One of the courses I have been teaching in my new job in a high school in Japan is a culture course, part of which for the past four months has been a culture exchange project. I believe it was much better thought through than my first experience. The culture exchange is run through a Tumblr blog used to showcase students’ work, a Google Doc for the original discussion of the project idea by the teachers, and Facebook messages back and forth to keep each other up-to-date. Out of ten teachers who originally showed interest, five have committed and contributed with their students from South Korea, Russia, and Canada. We have done what now seems to be many things: students co-wrote blog entries about various facts from their cultures, their peers wrote questions based on these texts on Lino boards (you can see examples here and here). That was the only explicit way for students to engage in a conversation, as comments on the blog are disabled. My students also made presentations of unique Japanese activities and phenomena and some of them agreed to share their work on the blog for others to see.
With the school year almost over here in Japan, we are also nearing the end of this culture exchange, and so I follow my tradition of analyzing the work done. Reflecting on these few months, I came up with a list of questions teachers should probably ask themselves and have clear answers to before setting out on a big collaboration journey:
- What is the age and language level of participating students?
- How many classes a week do you have with these students? How many of those classes can you realistically devote to the project?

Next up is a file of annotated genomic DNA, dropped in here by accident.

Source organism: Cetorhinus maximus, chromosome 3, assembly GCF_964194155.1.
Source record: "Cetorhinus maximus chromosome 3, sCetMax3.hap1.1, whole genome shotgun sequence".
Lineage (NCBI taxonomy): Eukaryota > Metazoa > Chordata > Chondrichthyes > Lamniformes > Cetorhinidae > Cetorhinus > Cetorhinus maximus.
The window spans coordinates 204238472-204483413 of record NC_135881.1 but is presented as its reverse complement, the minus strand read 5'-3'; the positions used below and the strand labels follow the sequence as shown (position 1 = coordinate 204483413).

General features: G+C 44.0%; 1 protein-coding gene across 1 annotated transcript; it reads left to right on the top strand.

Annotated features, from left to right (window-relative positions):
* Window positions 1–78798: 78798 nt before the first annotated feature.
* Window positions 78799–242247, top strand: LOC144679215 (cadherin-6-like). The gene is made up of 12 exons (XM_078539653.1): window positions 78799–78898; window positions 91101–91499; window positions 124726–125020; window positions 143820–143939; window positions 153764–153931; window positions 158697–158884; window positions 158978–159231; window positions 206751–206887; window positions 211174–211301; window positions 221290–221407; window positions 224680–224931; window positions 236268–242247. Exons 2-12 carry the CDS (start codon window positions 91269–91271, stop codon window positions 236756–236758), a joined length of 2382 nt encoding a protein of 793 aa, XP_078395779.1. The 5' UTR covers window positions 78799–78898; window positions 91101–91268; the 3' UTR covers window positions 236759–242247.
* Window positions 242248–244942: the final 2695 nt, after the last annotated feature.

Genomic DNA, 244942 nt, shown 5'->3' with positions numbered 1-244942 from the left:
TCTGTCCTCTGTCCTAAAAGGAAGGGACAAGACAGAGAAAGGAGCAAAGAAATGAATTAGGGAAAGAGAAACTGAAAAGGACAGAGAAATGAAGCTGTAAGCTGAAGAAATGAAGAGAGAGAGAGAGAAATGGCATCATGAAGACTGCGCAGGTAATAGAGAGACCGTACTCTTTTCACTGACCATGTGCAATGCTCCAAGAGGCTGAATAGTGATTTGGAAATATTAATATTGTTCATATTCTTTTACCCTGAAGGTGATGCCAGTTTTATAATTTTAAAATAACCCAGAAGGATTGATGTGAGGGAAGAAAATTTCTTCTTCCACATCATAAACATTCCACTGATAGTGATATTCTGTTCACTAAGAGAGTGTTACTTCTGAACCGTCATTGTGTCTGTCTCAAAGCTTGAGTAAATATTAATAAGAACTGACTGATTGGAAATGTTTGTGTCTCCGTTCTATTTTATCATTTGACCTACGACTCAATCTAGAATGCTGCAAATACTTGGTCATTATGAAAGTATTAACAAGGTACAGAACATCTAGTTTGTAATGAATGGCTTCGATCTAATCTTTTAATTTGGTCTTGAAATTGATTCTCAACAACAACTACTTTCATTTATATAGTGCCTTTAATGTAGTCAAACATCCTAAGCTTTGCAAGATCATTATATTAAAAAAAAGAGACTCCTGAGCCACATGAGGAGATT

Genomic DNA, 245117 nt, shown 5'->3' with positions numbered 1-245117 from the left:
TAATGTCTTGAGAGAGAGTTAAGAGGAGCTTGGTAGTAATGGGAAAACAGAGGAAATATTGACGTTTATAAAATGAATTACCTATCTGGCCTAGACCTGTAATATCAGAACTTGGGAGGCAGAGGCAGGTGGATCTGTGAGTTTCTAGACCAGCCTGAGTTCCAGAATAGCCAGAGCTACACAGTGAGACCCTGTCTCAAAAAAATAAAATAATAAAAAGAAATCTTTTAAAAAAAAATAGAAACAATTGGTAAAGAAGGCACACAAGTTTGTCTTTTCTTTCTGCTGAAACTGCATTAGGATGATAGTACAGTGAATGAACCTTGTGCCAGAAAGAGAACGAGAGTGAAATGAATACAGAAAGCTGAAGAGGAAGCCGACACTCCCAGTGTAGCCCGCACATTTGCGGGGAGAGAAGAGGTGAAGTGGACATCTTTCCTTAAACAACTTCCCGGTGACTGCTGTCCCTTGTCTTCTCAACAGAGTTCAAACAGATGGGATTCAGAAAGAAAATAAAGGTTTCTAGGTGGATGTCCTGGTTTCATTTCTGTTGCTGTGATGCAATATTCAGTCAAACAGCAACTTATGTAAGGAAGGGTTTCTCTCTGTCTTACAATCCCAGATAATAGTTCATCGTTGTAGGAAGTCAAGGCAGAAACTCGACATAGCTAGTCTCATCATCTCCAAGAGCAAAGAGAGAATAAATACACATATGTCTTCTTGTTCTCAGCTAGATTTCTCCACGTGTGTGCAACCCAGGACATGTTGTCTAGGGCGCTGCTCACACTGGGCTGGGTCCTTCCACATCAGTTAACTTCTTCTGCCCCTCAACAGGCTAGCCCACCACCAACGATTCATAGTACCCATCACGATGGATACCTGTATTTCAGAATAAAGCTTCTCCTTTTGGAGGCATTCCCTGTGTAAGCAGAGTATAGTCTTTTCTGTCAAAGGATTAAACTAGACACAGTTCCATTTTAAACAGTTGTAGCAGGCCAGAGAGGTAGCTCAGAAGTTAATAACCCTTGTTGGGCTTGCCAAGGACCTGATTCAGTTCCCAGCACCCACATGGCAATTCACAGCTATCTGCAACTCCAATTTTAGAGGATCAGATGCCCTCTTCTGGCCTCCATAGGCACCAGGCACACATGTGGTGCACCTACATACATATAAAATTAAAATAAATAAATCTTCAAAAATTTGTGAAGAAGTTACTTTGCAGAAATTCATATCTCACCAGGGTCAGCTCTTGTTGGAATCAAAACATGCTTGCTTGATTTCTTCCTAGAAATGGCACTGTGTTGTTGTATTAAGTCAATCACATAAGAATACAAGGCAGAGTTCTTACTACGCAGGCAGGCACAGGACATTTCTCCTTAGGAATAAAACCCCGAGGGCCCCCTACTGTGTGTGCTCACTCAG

- How much of their time outside class will students be willing to devote to the project?
- What is the main goal and theme of the project?
- Who is joining you? Is everyone ready to commit to an equal level of participation?
- What is the contents and structure of your project?
- What level of interaction between students do you expect?
- Which online platforms are you planning to use? Are social networks like Facebook permitted for use in class by your school regulations?
- How long is the project going to last?
- Is the project going to be part of the course syllabus?
It is certainly clear by now that when it comes to connecting classrooms around the world, I am an enthusiastic newbie, with a limited experience behind my back but an earnest desire to give it a chance with my students. I feel driven by my initiative in the beginning stages of a project and then gradually I lose grip of it. Realizing that the questions posed above are insufficient, I consider this post a shout-out to those teachers who are more competent in the area of organizing international collaboration projects, to teachers who have gone through the first try-outs and can now share their stories of success (or failure?), offer their tips and guidelines. All these could serve a big helping hand for teachers like me, who need to steer the energy into the right direction with the specifics of preparation stages, further steps to take, and objective criteria of a project success, in addition to a student’s “I like it!” on a feedback form.